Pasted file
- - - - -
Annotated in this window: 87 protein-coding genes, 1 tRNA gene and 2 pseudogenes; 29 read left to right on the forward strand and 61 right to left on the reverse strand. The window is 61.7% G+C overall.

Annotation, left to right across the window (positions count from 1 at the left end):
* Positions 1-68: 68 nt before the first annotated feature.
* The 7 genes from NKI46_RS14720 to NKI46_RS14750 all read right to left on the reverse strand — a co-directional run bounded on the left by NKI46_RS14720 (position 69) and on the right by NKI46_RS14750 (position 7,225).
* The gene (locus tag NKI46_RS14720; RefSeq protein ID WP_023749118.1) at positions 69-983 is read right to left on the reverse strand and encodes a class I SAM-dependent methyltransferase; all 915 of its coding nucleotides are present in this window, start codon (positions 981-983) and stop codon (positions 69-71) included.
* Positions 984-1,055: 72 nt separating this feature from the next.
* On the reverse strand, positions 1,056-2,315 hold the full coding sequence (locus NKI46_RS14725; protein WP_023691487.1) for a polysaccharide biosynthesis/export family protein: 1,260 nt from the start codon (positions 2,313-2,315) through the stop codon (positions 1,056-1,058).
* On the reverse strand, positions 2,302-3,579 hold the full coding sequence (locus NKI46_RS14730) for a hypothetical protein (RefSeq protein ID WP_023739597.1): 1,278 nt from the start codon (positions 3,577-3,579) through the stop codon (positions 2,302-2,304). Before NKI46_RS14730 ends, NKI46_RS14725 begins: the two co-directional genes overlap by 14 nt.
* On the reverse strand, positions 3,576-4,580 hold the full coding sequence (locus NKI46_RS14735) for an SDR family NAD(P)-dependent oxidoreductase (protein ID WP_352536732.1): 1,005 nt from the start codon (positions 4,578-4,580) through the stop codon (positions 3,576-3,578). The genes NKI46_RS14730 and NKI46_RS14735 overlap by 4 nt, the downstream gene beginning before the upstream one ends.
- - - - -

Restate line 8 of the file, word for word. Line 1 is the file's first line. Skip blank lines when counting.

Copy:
* On the reverse strand, positions 2,302-3,579 hold the full coding sequence (locus NKI46_RS14730) for a hypothetical protein (RefSeq protein ID WP_023739597.1): 1,278 nt from the start codon (positions 3,577-3,579) through the stop codon (positions 2,302-2,304). Before NKI46_RS14730 ends, NKI46_RS14725 begins: the two co-directional genes overlap by 14 nt.